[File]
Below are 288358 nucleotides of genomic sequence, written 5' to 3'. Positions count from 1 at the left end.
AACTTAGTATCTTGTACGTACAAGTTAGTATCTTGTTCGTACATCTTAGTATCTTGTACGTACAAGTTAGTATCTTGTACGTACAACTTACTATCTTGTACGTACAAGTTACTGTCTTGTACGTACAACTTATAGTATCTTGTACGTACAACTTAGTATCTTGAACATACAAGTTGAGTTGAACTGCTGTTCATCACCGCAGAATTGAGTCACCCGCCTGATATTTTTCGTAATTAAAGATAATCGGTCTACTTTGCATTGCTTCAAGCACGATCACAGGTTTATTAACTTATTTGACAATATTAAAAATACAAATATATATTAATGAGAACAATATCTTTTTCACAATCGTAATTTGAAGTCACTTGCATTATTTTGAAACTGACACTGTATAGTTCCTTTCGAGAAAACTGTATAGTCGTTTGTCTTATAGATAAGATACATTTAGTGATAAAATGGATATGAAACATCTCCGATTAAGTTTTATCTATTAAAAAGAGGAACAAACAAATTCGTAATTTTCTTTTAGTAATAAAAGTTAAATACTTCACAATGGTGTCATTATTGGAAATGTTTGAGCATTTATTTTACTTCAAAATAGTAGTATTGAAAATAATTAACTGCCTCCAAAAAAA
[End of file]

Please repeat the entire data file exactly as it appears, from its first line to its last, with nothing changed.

Below are 288358 nucleotides of genomic sequence, written 5' to 3'. Positions count from 1 at the left end.
AACTTAGTATCTTGTACGTACAAGTTAGTATCTTGTTCGTACATCTTAGTATCTTGTACGTACAAGTTAGTATCTTGTACGTACAACTTACTATCTTGTACGTACAAGTTACTGTCTTGTACGTACAACTTATAGTATCTTGTACGTACAACTTAGTATCTTGAACATACAAGTTGAGTTGAACTGCTGTTCATCACCGCAGAATTGAGTCACCCGCCTGATATTTTTCGTAATTAAAGATAATCGGTCTACTTTGCATTGCTTCAAGCACGATCACAGGTTTATTAACTTATTTGACAATATTAAAAATACAAATATATATTAATGAGAACAATATCTTTTTCACAATCGTAATTTGAAGTCACTTGCATTATTTTGAAACTGACACTGTATAGTTCCTTTCGAGAAAACTGTATAGTCGTTTGTCTTATAGATAAGATACATTTAGTGATAAAATGGATATGAAACATCTCCGATTAAGTTTTATCTATTAAAAAGAGGAACAAACAAATTCGTAATTTTCTTTTAGTAATAAAAGTTAAATACTTCACAATGGTGTCATTATTGGAAATGTTTGAGCATTTATTTTACTTCAAAATAGTAGTATTGAAAATAATTAACTGCCTCCAAAAAAA